( AFP ) - Spain posted a budget surplus for a third consecutive year, topping 2.0 percent of gross domestic product for 2007, Prime Minister Jose Luis Rodriguez Zapatero said Saturday.
"The fiscal surplus in 2007 was over 2.0 percent of GDP," he told a meeting of his Socialist Party.
Spain posted a budget surplus of 1.8 percent of GDP in 2006.
The prime minister's remarks came as his party approved its list of candidates for March 9 general elections which polls indicate will be close -- and in which the state of the economy is shaping up to be a key campaign theme. Zapatero credited the budget surplus to his government's sound management of the economy, saying it would allow for further tax cuts if the Socialists are re-elected.
But the conservative opposition Popular Party has pointed to a raft of recent negative economic indicators to back its argument that growth is slowing.
Earlier this month Popular Party leader Mariano Rajoy promised to swiftly unveil a package of economic reforms aimed at "reviving the economy" if he is elected.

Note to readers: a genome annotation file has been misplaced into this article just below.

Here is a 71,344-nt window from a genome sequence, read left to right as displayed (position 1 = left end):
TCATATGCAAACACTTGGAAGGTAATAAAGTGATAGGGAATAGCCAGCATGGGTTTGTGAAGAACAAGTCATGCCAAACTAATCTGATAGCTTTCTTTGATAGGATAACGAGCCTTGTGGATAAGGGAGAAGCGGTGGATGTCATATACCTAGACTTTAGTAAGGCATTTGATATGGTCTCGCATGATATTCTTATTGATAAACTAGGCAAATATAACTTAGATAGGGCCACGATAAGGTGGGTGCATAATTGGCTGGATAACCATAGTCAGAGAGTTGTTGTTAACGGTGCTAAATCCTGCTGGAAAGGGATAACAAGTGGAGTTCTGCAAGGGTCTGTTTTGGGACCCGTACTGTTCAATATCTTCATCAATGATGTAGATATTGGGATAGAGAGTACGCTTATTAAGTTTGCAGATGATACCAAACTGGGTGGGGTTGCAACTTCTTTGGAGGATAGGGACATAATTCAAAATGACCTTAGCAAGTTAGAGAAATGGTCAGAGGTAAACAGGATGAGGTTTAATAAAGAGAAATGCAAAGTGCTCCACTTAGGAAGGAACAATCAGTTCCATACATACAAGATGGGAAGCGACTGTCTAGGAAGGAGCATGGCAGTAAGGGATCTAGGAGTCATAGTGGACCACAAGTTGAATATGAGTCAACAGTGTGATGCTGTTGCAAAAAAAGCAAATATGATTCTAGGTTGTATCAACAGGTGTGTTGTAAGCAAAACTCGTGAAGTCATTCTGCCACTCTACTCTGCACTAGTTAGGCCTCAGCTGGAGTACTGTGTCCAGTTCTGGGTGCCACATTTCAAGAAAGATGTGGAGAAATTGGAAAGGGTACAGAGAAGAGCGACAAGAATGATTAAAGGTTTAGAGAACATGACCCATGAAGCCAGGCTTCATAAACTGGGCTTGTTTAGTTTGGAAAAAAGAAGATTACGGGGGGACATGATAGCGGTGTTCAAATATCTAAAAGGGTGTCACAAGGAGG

"If you feel ill and you go to the doctor, and the doctor tells you that you are fine, you have a bit of a problem because you can get much worse. And that is what is happening with the Spanish economy," he said Saturday.
Rajoy also vowed to cut taxes for up to three million working women if he is elected "to help make up for the difficulties which women face in their working lives."
Last month the government cut its economic growth forecast for 2008 to 3.1 percent after predicting an expansion of 3.3 percent in July. It also estimated the economy would expand 3.0 percent in 2009 and 3.2 percent in 2010.
Meanwhile, the International Monetary Fund lowered its 2008 growth projection for Spain from 3.4 percent to 2.7 percent, the slowest pace since 2002. It estimated the economy expanded by 3.7 percent in 2007.